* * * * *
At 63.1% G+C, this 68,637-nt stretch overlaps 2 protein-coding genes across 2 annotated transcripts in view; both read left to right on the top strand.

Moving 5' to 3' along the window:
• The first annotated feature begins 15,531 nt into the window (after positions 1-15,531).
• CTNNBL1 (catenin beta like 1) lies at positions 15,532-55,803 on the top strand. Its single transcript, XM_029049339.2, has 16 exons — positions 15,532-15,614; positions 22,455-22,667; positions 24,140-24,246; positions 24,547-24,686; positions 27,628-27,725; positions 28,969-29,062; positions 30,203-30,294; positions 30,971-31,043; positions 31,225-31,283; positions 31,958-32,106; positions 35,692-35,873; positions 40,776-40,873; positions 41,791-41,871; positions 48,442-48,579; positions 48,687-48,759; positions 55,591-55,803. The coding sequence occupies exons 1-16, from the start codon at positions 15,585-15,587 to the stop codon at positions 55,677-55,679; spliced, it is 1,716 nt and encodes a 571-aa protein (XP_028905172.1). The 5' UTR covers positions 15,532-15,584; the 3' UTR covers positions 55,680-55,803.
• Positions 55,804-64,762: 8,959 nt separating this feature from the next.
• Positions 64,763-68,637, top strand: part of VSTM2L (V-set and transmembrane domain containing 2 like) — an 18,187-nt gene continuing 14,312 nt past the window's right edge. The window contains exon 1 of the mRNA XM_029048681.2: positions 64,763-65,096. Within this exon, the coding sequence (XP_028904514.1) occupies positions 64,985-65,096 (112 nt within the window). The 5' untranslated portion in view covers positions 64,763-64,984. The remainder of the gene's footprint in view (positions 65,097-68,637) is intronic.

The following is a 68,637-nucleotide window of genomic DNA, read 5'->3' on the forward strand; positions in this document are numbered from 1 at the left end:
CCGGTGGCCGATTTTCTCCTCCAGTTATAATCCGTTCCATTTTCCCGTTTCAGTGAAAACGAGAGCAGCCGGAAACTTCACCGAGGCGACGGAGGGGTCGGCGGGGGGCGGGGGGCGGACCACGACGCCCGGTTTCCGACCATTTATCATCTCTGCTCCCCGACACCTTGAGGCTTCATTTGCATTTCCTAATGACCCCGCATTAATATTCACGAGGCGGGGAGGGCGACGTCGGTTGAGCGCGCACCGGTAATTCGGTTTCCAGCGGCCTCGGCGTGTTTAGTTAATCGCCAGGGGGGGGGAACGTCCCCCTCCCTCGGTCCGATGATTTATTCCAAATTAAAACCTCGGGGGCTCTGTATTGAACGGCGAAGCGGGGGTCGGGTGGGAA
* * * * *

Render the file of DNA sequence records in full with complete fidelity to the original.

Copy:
At 63.1% G+C, this 68,637-nt stretch overlaps 2 protein-coding genes across 2 annotated transcripts in view; both read left to right on the top strand.

Moving 5' to 3' along the window:
• The first annotated feature begins 15,531 nt into the window (after positions 1-15,531).
• CTNNBL1 (catenin beta like 1) lies at positions 15,532-55,803 on the top strand. Its single transcript, XM_029049339.2, has 16 exons — positions 15,532-15,614; positions 22,455-22,667; positions 24,140-24,246; positions 24,547-24,686; positions 27,628-27,725; positions 28,969-29,062; positions 30,203-30,294; positions 30,971-31,043; positions 31,225-31,283; positions 31,958-32,106; positions 35,692-35,873; positions 40,776-40,873; positions 41,791-41,871; positions 48,442-48,579; positions 48,687-48,759; positions 55,591-55,803. The coding sequence occupies exons 1-16, from the start codon at positions 15,585-15,587 to the stop codon at positions 55,677-55,679; spliced, it is 1,716 nt and encodes a 571-aa protein (XP_028905172.1). The 5' UTR covers positions 15,532-15,584; the 3' UTR covers positions 55,680-55,803.
• Positions 55,804-64,762: 8,959 nt separating this feature from the next.
• Positions 64,763-68,637, top strand: part of VSTM2L (V-set and transmembrane domain containing 2 like) — an 18,187-nt gene continuing 14,312 nt past the window's right edge. The window contains exon 1 of the mRNA XM_029048681.2: positions 64,763-65,096. Within this exon, the coding sequence (XP_028904514.1) occupies positions 64,985-65,096 (112 nt within the window). The 5' untranslated portion in view covers positions 64,763-64,984. The remainder of the gene's footprint in view (positions 65,097-68,637) is intronic.

The following is a 68,637-nucleotide window of genomic DNA, read 5'->3' on the forward strand; positions in this document are numbered from 1 at the left end:
CCGGTGGCCGATTTTCTCCTCCAGTTATAATCCGTTCCATTTTCCCGTTTCAGTGAAAACGAGAGCAGCCGGAAACTTCACCGAGGCGACGGAGGGGTCGGCGGGGGGCGGGGGGCGGACCACGACGCCCGGTTTCCGACCATTTATCATCTCTGCTCCCCGACACCTTGAGGCTTCATTTGCATTTCCTAATGACCCCGCATTAATATTCACGAGGCGGGGAGGGCGACGTCGGTTGAGCGCGCACCGGTAATTCGGTTTCCAGCGGCCTCGGCGTGTTTAGTTAATCGCCAGGGGGGGGGAACGTCCCCCTCCCTCGGTCCGATGATTTATTCCAAATTAAAACCTCGGGGGCTCTGTATTGAACGGCGAAGCGGGGGTCGGGTGGGAA